Disclosures: The authors report no relevant financial disclosures.
July 14, 2021
2 min read

Mean glycemic gap best predicts ICU mortality odds in adults with diabetes

Disclosures: The authors report no relevant financial disclosures.
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Adults with diabetes admitted to two ICUs in China were less likely to survive if they had a larger gap between mean blood glucose 7 days after ICU admission and HbA1c-derived average glucose, according to study data.

“In this study, an elevated glycemic gap between the mean blood glucose level in the first 7 days after admission to ICU and HbA1c-derived average glucose was independently associated with 28-day mortality in critically ill patients with diabetes,” Li Jiang, MD, director of the intensive care unit at Xuanwu Hospital of Capital Medical University in China, and colleagues wrote in a study published in the Journal of Diabetes Investigation. “The predictive power was superior to the difference between the value of blood glucose at admission and HbA1c-derived average glucose.”

Hospital corridor
Source: Adobe Stock

Researchers conducted a prospective observational cohort study of patients admitted to the ICU of two tertiary hospitals in Beijing between June 2017 and May 2020. Adults with type 2 diabetes estimated to stay more than 24 hours in the ICU without oral feeding were included in the study. Researchers obtained data on sociodemographics, insulin therapy before admission, comorbidities, blood glucose levels in the first 7 days of admission and Acute Physiology and Chronic Health Evaluation (APACHE) II score and HbA1c within 24 hours of admission. HbA1c was converted into HbA1c-derived average glucose to represent chronic average blood glucose within 3 months before ICU admission. Glycemic gap at admission was calculated as admission blood glucose minus HbA1c-derived average glucose. Mean glycemic gap was calculated as mean blood glucose level minus HbA1c-derived average glucose. The primary endpoint was mortality 28 days after admission.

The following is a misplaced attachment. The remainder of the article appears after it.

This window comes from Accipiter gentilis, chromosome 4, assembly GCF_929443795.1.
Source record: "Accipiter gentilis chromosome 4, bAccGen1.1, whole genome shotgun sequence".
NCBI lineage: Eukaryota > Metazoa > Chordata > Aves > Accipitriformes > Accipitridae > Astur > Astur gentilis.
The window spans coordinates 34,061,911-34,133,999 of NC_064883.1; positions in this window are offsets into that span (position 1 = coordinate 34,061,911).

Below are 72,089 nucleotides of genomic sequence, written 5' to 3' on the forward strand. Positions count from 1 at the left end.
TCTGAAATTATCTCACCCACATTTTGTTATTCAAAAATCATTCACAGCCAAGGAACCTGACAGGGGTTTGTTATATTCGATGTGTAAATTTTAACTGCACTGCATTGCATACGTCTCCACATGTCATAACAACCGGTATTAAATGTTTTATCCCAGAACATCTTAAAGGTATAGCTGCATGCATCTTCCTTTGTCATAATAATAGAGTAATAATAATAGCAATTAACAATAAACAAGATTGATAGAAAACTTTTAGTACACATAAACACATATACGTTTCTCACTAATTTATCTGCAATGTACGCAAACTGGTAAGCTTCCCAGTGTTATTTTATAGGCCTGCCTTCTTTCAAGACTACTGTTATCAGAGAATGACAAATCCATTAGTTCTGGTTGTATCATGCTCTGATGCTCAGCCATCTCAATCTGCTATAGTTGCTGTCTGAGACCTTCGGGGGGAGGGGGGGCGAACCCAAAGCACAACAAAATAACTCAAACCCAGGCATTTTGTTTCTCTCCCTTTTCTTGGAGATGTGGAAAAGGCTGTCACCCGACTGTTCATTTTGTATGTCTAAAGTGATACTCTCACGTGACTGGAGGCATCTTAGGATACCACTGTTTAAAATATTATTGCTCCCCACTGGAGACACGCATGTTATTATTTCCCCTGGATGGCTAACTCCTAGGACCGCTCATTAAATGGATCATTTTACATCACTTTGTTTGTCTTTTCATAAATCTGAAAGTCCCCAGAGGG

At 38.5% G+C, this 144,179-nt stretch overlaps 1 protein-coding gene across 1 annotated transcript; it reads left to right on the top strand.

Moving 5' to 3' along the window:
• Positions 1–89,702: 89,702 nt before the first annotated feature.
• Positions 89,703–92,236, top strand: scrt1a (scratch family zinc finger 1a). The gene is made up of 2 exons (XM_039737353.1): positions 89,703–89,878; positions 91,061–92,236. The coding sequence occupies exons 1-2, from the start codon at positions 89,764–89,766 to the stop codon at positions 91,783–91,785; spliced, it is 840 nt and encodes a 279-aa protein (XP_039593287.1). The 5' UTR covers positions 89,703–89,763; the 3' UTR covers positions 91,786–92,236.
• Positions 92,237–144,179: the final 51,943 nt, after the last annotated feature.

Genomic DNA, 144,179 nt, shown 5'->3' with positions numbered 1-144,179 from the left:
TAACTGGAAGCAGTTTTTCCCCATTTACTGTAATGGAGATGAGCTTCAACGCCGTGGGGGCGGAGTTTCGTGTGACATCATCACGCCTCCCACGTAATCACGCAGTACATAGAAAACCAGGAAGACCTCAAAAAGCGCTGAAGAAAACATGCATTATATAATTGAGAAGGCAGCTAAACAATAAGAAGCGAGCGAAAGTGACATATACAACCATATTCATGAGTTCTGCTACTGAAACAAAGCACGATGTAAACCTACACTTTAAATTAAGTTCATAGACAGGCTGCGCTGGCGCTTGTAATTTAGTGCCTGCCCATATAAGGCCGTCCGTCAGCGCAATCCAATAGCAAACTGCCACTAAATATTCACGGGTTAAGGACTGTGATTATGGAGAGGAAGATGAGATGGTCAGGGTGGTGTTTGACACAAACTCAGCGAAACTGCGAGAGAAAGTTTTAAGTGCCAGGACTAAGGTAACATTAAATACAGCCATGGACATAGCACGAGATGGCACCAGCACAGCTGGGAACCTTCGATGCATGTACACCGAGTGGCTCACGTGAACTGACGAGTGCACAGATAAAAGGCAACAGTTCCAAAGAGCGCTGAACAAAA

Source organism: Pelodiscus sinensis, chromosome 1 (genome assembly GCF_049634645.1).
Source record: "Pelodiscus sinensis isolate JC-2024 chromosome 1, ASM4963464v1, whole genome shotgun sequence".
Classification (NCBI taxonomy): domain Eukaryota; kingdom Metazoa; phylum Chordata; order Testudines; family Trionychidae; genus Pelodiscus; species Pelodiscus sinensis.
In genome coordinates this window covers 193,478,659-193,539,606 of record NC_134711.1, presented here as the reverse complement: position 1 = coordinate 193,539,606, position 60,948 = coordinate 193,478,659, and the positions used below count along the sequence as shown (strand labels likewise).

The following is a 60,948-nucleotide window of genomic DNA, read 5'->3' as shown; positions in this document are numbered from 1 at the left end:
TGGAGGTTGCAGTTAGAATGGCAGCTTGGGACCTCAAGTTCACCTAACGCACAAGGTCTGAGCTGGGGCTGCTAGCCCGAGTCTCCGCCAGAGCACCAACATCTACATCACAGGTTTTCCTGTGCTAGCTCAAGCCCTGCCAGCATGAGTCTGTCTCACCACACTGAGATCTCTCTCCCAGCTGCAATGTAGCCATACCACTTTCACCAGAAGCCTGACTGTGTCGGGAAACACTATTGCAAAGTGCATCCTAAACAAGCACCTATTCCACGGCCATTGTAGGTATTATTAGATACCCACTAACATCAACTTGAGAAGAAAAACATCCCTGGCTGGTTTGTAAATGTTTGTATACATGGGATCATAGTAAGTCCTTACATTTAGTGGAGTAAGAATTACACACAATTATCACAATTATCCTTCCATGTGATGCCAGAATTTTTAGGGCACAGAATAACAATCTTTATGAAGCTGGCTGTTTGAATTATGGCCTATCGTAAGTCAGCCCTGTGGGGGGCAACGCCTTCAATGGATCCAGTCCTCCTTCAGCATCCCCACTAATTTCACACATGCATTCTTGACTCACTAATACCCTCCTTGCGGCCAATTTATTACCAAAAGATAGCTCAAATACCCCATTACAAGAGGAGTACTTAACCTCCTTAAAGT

There were 502 adults included in the analysis, of whom 192 died within 28 days of ICU admission and 310 survived. There were no significant differences in HbA1c and HbA1c-derived average glucose between the two groups. Those who died had higher levels of blood glucose at admission and mean glucose level than the survivor subgroup. Incidences of moderate hypoglycemia and severe hypoglycemia were more common among those who died and had a higher glycemic gap at admission and mean glycemic gap.

“Hypoglycemia may indicate the severity of acute illnesses and it seems prudent to prevent long-lasting hypoglycemia as much as possible by frequent and accurate blood glucose measurements and by use of a proper insulin protocol with safe and rational blood glucose range,” the researchers wrote.

Adults who died within 28 days of admission had lower daily intake of carbohydrates, higher daily doses of insulin and accumulated dosage of glucocorticoids during the first 7 days of admission compared with survivors. Ventilator-free hours and non-ICU hospitalization days were longer, and the duration of renal replacement therapy shorter for survivors compared with nonsurvivors.

Researchers plotted the area under the curve of APACHE II, glycemic gap at admission and mean glycemic gap within 7 days of admission. Mean glycemic gap had a greater predictive power for 28-day mortality (AUC = 0.82; 95% CI, 0.781-0.86) compared with APACHE II (AUC = 0.71; 95% CI, 0.663-0.757) and glycemic gap at admission (AUC = 0.601; 95% CI, 0.549-0.652). Adults with a mean glycemic gap higher than 3.6 mmol/L had significantly shorter survival odds compared with those with a mean glycemic gap lower than 3.6 mmol/L. HbA1c is not associated with survival likelihood 1 year after admission.

“More studies are required to evaluate various scoring tools for predicting mortality in ICU, such as the sequential organ failure assessment,” the researchers wrote.